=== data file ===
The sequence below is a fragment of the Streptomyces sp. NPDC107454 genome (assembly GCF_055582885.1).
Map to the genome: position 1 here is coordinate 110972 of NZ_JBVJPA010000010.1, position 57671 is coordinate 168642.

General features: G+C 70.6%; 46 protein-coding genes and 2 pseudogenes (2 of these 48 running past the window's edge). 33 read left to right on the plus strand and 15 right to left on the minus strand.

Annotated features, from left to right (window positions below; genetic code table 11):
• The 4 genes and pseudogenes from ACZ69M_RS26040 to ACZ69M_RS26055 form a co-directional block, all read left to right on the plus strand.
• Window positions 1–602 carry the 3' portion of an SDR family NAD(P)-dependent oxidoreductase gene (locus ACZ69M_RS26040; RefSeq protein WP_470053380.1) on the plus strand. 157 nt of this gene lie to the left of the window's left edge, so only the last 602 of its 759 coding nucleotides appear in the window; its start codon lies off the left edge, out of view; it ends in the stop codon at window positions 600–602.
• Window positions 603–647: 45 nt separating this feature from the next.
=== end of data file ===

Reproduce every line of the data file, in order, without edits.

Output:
The sequence below is a fragment of the Streptomyces sp. NPDC107454 genome (assembly GCF_055582885.1).
Map to the genome: position 1 here is coordinate 110972 of NZ_JBVJPA010000010.1, position 57671 is coordinate 168642.

General features: G+C 70.6%; 46 protein-coding genes and 2 pseudogenes (2 of these 48 running past the window's edge). 33 read left to right on the plus strand and 15 right to left on the minus strand.

Annotated features, from left to right (window positions below; genetic code table 11):
• The 4 genes and pseudogenes from ACZ69M_RS26040 to ACZ69M_RS26055 form a co-directional block, all read left to right on the plus strand.
• Window positions 1–602 carry the 3' portion of an SDR family NAD(P)-dependent oxidoreductase gene (locus ACZ69M_RS26040; RefSeq protein WP_470053380.1) on the plus strand. 157 nt of this gene lie to the left of the window's left edge, so only the last 602 of its 759 coding nucleotides appear in the window; its start codon lies off the left edge, out of view; it ends in the stop codon at window positions 600–602.
• Window positions 603–647: 45 nt separating this feature from the next.